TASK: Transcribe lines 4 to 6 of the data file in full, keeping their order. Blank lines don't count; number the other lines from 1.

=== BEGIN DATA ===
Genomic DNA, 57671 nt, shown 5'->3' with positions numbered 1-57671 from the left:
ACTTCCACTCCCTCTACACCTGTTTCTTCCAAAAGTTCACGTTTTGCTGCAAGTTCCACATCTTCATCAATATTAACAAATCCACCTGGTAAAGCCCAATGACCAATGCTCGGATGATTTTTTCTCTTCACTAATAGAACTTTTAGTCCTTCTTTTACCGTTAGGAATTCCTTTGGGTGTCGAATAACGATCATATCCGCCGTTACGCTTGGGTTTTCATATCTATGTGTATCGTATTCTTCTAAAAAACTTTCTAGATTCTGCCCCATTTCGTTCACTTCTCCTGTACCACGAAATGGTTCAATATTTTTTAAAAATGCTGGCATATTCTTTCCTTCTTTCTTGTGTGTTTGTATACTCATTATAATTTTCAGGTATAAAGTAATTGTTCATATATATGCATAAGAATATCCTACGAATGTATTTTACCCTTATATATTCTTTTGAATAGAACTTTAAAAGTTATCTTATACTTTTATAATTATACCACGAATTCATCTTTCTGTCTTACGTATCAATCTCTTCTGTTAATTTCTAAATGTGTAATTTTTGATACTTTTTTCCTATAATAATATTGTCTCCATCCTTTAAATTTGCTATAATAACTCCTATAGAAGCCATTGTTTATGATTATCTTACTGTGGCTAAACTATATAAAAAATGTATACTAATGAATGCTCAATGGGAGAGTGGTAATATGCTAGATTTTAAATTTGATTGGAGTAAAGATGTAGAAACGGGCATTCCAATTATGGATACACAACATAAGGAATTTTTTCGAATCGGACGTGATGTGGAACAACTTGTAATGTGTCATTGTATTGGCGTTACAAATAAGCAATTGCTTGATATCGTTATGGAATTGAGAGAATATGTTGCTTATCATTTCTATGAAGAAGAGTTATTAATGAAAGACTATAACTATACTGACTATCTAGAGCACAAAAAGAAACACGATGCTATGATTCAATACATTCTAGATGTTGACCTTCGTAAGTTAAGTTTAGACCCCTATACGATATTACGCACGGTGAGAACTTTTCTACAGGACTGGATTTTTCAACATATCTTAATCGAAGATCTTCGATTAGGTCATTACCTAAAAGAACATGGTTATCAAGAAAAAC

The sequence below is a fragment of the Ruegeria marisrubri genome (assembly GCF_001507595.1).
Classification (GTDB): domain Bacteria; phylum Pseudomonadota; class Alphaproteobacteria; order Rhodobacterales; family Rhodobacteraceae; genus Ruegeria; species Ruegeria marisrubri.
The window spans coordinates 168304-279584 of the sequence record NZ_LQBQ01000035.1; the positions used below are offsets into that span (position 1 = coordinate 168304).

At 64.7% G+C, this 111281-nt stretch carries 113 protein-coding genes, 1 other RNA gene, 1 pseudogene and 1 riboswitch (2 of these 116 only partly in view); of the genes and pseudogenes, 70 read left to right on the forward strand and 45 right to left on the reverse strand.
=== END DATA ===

Classification (GTDB): domain Bacteria; phylum Pseudomonadota; class Alphaproteobacteria; order Rhodobacterales; family Rhodobacteraceae; genus Ruegeria; species Ruegeria marisrubri.
The window spans coordinates 168304-279584 of the sequence record NZ_LQBQ01000035.1; the positions used below are offsets into that span (position 1 = coordinate 168304).

At 64.7% G+C, this 111281-nt stretch carries 113 protein-coding genes, 1 other RNA gene, 1 pseudogene and 1 riboswitch (2 of these 116 only partly in view); of the genes and pseudogenes, 70 read left to right on the forward strand and 45 right to left on the reverse strand.